(Reviewed by Sarah Tomp)

Read full review | More Editor's Choices |  More reviews by Sarah Tomp

Full access to our reviews & beyond the book articles are for members only. But there are always four free Editor's Choice reviews and beyond the book articles on our homepage. 



3. First Impressions (Members Only)

First Impressions gives BookBrowse members the opportunity to read and review or discuss books. Members who choose to take part receive about 3-4 books a year entirely free of charge. Books are assigned primarily on when somebody last received one, so new members requesting for the first time have priority. These books are available to request up until Sunday July 20.

For reasons of copyright and logistics the publishers who provide the books for First Impressions can only mail to US residents.  
 

Island of a Thousand Mirrors by Nayomi Munaweera

Hardcover Sept 2, 2014. To read and discuss - discussion opens 9/16

A stunning literary debut of two young women on opposing sides of the devastating Sri Lankan Civil War. Winner of the Commonwealth Book Prize for Asia, longlisted for the Man Asian Literary Prize.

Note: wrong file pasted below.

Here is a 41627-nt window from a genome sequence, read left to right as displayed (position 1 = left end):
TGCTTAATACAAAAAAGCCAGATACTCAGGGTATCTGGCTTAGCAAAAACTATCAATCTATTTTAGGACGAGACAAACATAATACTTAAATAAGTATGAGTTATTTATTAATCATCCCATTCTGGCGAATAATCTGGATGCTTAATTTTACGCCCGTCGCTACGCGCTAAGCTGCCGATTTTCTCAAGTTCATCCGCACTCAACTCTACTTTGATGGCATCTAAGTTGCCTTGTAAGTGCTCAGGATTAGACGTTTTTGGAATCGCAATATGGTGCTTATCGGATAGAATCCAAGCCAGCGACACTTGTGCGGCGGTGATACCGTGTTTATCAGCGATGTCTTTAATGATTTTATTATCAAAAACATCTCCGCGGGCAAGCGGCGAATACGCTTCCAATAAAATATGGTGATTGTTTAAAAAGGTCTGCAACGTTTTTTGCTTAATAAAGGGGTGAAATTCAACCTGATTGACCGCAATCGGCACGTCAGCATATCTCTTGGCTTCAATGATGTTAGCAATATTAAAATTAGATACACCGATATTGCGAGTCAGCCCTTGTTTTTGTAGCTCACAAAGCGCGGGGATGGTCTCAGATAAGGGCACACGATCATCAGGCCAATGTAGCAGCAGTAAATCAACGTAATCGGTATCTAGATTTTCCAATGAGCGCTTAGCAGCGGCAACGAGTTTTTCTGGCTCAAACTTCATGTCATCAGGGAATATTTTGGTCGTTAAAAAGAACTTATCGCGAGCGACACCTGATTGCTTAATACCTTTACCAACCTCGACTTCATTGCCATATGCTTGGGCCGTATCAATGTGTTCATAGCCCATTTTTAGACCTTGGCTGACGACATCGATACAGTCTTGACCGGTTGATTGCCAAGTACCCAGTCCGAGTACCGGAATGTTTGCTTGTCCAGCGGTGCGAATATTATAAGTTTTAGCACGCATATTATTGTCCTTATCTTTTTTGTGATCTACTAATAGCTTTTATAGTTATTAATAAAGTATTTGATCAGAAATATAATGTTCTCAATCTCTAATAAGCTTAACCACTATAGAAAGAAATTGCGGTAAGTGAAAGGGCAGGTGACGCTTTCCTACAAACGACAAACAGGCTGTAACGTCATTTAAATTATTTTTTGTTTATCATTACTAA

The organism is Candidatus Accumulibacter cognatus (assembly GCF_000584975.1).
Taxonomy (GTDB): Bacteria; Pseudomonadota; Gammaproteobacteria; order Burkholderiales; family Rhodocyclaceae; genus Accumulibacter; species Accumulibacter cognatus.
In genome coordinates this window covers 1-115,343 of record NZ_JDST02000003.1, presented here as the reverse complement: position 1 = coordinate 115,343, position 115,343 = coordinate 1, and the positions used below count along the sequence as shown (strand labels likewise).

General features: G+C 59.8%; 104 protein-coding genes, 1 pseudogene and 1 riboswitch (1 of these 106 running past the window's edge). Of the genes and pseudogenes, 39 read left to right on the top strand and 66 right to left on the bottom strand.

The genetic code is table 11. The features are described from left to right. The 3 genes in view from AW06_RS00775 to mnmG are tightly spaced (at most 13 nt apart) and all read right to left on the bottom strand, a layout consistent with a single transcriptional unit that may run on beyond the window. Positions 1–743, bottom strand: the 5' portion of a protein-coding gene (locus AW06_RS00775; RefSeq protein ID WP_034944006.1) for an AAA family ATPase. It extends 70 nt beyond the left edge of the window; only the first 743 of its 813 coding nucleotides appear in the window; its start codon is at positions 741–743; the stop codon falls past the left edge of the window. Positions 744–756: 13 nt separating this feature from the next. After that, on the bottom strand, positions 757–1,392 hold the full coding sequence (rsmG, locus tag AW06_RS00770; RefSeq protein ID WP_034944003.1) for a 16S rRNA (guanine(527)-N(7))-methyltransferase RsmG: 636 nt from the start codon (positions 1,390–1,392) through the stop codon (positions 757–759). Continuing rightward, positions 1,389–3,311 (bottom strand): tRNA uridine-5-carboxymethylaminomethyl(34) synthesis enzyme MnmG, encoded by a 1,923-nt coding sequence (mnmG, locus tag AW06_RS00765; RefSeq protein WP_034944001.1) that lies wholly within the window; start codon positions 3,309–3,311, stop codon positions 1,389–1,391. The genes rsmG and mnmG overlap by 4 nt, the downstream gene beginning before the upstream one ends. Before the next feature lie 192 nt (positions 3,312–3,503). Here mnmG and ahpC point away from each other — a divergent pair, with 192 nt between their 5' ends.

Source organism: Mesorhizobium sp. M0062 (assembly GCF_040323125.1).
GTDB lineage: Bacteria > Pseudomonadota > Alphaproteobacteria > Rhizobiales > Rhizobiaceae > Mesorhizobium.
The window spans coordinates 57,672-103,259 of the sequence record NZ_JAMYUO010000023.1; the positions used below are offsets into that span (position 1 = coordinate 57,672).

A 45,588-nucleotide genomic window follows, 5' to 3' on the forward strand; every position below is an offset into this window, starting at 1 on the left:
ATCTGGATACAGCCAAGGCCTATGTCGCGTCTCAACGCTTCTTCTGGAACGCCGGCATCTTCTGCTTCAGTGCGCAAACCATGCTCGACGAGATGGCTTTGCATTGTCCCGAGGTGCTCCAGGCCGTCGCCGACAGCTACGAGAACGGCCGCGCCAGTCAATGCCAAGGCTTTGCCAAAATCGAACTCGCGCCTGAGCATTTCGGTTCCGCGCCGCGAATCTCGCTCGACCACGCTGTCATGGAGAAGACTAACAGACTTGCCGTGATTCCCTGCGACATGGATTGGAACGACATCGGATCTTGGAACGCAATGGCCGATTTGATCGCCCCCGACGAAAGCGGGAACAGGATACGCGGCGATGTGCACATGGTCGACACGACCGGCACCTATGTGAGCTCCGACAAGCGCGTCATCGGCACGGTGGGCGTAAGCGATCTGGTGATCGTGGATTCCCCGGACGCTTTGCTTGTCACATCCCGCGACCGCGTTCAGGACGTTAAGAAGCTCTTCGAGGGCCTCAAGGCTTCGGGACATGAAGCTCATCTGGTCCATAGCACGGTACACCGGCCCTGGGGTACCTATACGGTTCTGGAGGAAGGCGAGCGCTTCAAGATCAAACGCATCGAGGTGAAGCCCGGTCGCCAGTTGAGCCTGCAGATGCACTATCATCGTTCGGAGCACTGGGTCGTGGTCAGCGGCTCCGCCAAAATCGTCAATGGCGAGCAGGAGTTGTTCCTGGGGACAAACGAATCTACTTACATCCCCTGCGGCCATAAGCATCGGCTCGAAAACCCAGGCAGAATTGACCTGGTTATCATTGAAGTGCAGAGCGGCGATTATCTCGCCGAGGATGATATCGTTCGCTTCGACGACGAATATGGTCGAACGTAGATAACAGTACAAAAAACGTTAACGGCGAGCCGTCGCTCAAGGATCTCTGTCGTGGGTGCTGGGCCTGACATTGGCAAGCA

The Book of Strange New Things by Michel Faber 

Hardcover Oct 28, 2014. To read and review  


A monumental, genre-defying novel over ten years in the making, Michel Faber's The Book of Strange New Things is a masterwork from a writer in full command of his many talents. 



Bitter Greens by Kate Forsyth 

Hardcover Sept 23, 2014. To read and review


Award-winning author Kate Forsyth braids together the stories of Margherita, Selena, and Charlotte-Rose, the woman who penned Rapunzel as we now know it, to create what is a sumptuous historical novel, an enchanting fairy tale retelling, and a loving tribute to the imagination of one remarkable woman. 
 

Go to First Impressions



Members 
Get More!
A lot of BookBrowse's content is available for free but full access is for members. Membership is $10 for 3 months or $35 for a year. See the many membership benefits here! 



4. Publishing Soon

Michelangelo by Miles J. Unger

 

Simon & Schuster, Jul 22, 2014, 448 pages
Critic's Opinion: 5/5
Buy at Amazon |  B&N |  Indie  
 
The life of one of the most revolutionary artists in history, told through the story of six of his greatest masterpieces.  
  

More about this book |  Read Reviews     More Previews